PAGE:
|Matthew Henry's Concise Commentary|
5:1-6 The convincing, awakening word must be heard and heeded, as well as words of comfort and peace; for whether we hear or forbear, the word of God shall take effect. The Lord still proclaims mercy to men, but they often expect deliverance from such self-invented forms as make their condemnation sure. While they refuse to come to Christ and to seek mercy in and by him, that they may live, the fire of Divine wrath breaks forth upon them. Men may make an idol of the world, but will find it cannot protect.
Verse 1-ch. 6:14. - § 8. Third address: the prophet utters a lamentation over the fall of Israel. (Vers. 1-3.) He calls her to repentance, while he shows wherein she has declined from the right way. To make this plain, he contrasts God's power and majesty with the people's iniquity, instances of which he gives (vers. 4-12). The only condition of safety is amendment (vers. 13-15); and as they refuse to reform, they shall have cause to lament (vers. 16, 17). This threat is enforced by the two emphatic "woes" that follow, the first of which demonstrates the baselessness of their trust in their covenant relation to God (vers. 18-27); the second denounces the careless lives of the chiefs, who, revelling in luxury, believed not in the coming judgment (Amos 6:1-6). Therefore they shall go into captivity, and the kingdom shall be utterly overthrown (vers. 7-11), because they act iniquitously and are self-confident (vers. 12-14). Verse 1. - Hear ye this word. To show the certainty of the judgment and his own feeling about it, the prophet utters his prophecy in the form of a dirge (kinah, 2 Samuel 1:17; 2 Chronicles 35:25). Which I take up against you; or, which I raise over you, as if the end had come. O house of Israel; in the vocative. The Vulgate has, Domus Israel cecidit; so the LXX. But the present Hebrew text is most suitable, making the dirge begin at ver. 2. The ten tribes are addressed as in ver. 6.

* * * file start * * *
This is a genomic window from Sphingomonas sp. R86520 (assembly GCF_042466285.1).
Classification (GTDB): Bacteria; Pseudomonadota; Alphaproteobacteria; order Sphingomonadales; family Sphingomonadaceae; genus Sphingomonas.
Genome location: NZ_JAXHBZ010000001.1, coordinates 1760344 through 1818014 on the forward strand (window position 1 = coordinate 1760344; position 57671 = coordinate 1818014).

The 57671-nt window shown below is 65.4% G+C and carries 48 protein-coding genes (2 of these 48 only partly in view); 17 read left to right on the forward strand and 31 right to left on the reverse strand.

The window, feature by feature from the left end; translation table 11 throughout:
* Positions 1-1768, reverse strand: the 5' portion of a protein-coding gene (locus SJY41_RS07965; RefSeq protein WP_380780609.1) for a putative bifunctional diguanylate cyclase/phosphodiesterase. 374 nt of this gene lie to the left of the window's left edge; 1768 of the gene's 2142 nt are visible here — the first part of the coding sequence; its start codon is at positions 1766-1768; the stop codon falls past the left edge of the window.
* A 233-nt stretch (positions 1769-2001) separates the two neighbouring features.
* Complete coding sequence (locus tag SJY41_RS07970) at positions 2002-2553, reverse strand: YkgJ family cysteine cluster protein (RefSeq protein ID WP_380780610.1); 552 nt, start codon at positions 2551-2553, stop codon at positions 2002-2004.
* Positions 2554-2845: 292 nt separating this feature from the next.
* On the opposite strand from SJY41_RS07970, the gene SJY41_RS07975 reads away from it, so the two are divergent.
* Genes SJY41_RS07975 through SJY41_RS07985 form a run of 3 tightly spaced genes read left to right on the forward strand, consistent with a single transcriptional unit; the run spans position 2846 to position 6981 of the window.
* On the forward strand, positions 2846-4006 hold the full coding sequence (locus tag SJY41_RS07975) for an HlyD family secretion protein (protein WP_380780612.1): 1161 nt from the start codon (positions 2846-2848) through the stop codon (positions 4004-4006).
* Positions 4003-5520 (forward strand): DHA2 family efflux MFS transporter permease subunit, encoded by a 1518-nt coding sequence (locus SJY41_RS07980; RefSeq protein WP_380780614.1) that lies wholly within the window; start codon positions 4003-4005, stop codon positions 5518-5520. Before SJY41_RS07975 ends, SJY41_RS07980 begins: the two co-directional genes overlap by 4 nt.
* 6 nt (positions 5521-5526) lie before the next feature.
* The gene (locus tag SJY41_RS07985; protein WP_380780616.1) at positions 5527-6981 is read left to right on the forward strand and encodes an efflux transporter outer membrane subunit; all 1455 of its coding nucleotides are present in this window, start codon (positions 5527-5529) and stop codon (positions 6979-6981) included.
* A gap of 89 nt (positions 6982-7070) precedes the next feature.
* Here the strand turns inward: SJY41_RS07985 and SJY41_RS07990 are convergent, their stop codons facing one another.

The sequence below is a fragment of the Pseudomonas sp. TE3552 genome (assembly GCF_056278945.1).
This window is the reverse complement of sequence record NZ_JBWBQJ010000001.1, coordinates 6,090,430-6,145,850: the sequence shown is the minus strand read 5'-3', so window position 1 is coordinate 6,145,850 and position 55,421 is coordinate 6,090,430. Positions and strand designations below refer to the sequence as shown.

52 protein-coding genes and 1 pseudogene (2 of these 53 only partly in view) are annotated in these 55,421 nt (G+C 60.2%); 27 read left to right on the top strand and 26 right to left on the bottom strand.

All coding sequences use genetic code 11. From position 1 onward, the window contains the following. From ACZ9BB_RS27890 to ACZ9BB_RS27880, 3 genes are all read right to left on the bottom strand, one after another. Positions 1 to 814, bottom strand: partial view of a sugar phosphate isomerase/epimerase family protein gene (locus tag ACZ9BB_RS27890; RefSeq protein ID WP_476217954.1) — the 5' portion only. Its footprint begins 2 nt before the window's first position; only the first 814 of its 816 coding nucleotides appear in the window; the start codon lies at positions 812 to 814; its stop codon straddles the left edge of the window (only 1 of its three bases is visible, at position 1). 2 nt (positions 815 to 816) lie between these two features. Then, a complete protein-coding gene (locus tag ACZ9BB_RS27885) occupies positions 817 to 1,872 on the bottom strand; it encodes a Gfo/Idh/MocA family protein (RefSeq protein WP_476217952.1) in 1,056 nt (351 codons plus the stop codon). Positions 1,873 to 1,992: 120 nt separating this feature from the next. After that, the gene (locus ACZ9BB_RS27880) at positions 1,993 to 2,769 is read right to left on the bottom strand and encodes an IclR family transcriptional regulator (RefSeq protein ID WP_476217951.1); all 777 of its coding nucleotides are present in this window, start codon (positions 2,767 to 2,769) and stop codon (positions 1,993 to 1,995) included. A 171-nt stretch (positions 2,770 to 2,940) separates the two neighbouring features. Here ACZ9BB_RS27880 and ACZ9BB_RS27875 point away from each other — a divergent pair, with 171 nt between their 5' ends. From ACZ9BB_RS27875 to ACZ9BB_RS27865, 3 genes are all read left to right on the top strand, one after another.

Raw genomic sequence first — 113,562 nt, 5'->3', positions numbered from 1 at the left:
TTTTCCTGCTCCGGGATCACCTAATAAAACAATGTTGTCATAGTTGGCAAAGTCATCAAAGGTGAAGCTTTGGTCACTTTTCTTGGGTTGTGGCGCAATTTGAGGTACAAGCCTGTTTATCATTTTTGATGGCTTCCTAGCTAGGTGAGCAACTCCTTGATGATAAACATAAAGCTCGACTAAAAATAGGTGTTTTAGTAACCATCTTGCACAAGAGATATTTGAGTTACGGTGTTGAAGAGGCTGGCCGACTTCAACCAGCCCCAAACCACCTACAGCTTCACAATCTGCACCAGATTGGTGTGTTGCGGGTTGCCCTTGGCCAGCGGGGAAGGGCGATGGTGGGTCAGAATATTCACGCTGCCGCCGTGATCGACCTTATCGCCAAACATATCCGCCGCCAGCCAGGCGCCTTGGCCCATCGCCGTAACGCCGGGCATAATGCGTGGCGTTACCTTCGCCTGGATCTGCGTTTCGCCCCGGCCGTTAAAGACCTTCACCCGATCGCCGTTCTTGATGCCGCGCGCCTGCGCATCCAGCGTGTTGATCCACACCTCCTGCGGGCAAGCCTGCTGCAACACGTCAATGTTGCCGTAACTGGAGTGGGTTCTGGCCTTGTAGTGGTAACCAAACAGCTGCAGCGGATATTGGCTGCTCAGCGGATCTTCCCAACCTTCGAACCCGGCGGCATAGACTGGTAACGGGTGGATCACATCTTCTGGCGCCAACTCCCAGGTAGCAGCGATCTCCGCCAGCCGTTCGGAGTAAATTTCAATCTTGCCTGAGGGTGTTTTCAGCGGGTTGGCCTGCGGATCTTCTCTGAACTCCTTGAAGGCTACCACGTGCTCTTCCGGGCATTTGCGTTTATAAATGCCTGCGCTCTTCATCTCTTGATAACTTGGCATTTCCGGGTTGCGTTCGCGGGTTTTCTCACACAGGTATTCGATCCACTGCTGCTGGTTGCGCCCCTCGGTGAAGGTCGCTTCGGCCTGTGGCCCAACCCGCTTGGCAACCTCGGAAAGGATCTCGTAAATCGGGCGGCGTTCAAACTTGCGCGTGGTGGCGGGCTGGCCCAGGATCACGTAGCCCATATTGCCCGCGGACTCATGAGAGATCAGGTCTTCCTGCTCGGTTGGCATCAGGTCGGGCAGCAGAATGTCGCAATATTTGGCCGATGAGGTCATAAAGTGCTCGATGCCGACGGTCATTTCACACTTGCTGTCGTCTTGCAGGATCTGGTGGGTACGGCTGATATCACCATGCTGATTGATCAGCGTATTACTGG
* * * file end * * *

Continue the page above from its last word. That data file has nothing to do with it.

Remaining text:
Gill's Exposition of the Entire Bible
Hear ye the word which I take up against you,.... And which was not his own word, but the word of the Lord; and which he took up, by his direction as a heavy burden as some prophecies are called, and this was; and which, though against them, a reproof for their sins, and denunciation of punishment for them, yet was to be heard; for every word of God is pure, and to be hearkened to, whether for us or against us; since the whole is profitable, either for doctrine and instruction in righteousness, or for reproof and correction. It may be rendered, "which I take up concerning you", or "over you" (z):
even a lamentation, O house of Israel; a mournful ditty, an elegiac song over the house of Israel, now expiring, and as it were dead. This word was like Ezekiel's roll, in which were written "lamentation, and mourning, and woe", Ezekiel 2:10; full of mournful matter, misery, and distress, as follows:
(z) "de vobis", Tigurine version, Mercerus, Piscator, Cocceius; "super vos", Pagninus, Montanus; "pro vobis", Vatablus.
Jamieson-Fausset-Brown Bible Commentary
Am 5:1-27. Elegy over the Prostrate Kingdom: Renewed Exhortations to Repentance: God Declares that the Coming Day of Judgment Shall Be Terrible to the Scorners Who Despise It: Ceremonial Services Are Not Acceptable to Him Where True Piety Exists Not: Israel Shall Therefore Be Removed Far Eastward.
1. lamentation—an elegy for the destruction coming on you. Compare Eze 32:2, "take up," namely, as a mournful burden (Eze 19:1; 27:2).
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